Researcher: Answer most commonly given? “I want to see what he’ll say next.”
Phil Vomitz: Okay, fine. But what about the people who hate Stern?
Researcher: Good point. The average Stern hater listens for two and a half hours a day.
Phil Vomitz: But… if they hate him, why do they listen?
Researcher: Most common answer? “I want to see what he’ll say next.”
Not surprisingly, not a single day also goes by without a workplace water-cooler (or better yet, chat room) conversation about Mr. Trump (or any of the other presidential candidates.) It can run the spectrum from some friendly banter among co-workers, to a serious dialogue about the issues facing this country, all the way to a heated disagreement coupled with threats of violence. And it begs the question: how can employers respond to employee political speech in the workplace? This post addresses that issue.
My colleague, Don Schroeder, was quoted in the Corporate Counsel article, What Employees Can Legally Say on Facebook – And Get Away With, in which he comments about the NLRB’s continued expansion of the meaning of protected concerted activity on social media. The article examines the boundaries of acceptable employee online speech and the legal protections employees can and cannot get under Section 7 of the National Labor Relations Act.
The NLRB has once again held that a mandatory arbitration agreement including a class/collective action waiver violates the National Labor Relations Act. With barely an acknowledgment that the Fifth Circuit reversed its last two decisions reaching the same conclusion, the Board ruled in Amex Card Service Co., No. 28–CA–123865 (Nov. 10, 2015), that Amex committed an unfair labor practice by maintaining and enforcing an arbitration policy that required employees, as a condition of their employment, to resolve all claims against the company through individual arbitration.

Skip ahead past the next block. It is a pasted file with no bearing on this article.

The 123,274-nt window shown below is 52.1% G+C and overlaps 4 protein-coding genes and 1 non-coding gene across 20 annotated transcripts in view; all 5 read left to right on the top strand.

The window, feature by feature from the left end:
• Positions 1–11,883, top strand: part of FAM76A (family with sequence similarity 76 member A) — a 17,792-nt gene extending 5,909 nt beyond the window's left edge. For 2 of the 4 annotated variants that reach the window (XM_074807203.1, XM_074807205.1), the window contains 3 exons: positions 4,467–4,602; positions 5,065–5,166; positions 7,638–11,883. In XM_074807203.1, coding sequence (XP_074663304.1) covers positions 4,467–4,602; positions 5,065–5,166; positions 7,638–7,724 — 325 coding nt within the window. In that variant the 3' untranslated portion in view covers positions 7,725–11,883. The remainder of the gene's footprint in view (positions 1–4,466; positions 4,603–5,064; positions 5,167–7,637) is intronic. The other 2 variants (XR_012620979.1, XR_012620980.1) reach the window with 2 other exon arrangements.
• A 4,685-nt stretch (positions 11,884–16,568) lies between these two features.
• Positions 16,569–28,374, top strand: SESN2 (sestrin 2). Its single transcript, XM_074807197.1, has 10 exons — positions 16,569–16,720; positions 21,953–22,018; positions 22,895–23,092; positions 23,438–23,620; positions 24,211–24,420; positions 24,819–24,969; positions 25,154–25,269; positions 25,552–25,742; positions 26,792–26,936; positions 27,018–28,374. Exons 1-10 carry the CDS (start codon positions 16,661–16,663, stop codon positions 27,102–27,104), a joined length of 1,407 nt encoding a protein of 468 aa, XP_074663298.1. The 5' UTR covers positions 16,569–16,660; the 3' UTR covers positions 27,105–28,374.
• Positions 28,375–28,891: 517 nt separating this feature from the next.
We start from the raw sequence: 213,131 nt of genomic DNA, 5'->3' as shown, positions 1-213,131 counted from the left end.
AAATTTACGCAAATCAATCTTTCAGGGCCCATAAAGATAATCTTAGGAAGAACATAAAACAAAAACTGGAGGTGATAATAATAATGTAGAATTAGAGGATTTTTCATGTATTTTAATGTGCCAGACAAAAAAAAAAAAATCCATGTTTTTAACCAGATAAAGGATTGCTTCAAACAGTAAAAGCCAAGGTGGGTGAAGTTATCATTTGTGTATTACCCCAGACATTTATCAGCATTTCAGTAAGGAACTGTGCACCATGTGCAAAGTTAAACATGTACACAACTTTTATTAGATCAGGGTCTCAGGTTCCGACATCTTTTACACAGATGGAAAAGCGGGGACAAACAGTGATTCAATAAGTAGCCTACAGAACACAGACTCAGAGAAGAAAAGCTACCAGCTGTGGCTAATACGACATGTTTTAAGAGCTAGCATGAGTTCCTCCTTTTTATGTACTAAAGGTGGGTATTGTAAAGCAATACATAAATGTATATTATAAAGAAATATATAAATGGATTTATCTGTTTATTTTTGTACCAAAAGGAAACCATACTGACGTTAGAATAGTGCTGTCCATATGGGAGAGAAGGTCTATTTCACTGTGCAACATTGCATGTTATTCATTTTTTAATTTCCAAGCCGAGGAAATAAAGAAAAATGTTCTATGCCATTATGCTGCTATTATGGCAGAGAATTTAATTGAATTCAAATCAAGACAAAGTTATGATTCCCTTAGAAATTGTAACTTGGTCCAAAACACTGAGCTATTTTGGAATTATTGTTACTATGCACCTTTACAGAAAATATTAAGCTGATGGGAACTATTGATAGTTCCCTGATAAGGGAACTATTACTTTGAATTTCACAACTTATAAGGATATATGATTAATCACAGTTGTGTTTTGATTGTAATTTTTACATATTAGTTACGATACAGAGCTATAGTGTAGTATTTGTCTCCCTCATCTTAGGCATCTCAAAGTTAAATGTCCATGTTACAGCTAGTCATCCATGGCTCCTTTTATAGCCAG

My colleague, Don Schroeder, was quoted in the Corporate Counsel article, Circuit Court Backs NLRB on Social Media Conduct, Voids Handbook Provision, in which he analyzes the NLRB’s stance on employer rules regarding worker conduct on social media. In addition to his analysis, Schroeder provides language that can be used as a disclaimer for employers in the process of drafting their online employee speech policies. The article outlines the latest ruling in Triple Play Sports Bar & Grille v. NLRB and its impact on what is considered “protected concerted activity.”
A unanimous panel of the Second Circuit recently upheld the NLRB’s well-publicized Facebook “Like” decision, which found that a sports bar violated the National Labor Relations Act when it terminated two employees for “liking” and commenting on a disparaging post from a former employee. In an interesting twist, despite the NLRB’s insistence that the opinion be published to make it precedential, the Second Circuit—one week after issuing the decision—elected to keep the decision an unpublished summary order.
The battle between the NLRB and the Fifth Circuit rages on, as the Fifth Circuit again ruled that employers do not violate the National Labor Relations Act when they require employees to sign arbitration agreements containing class/collective action waivers.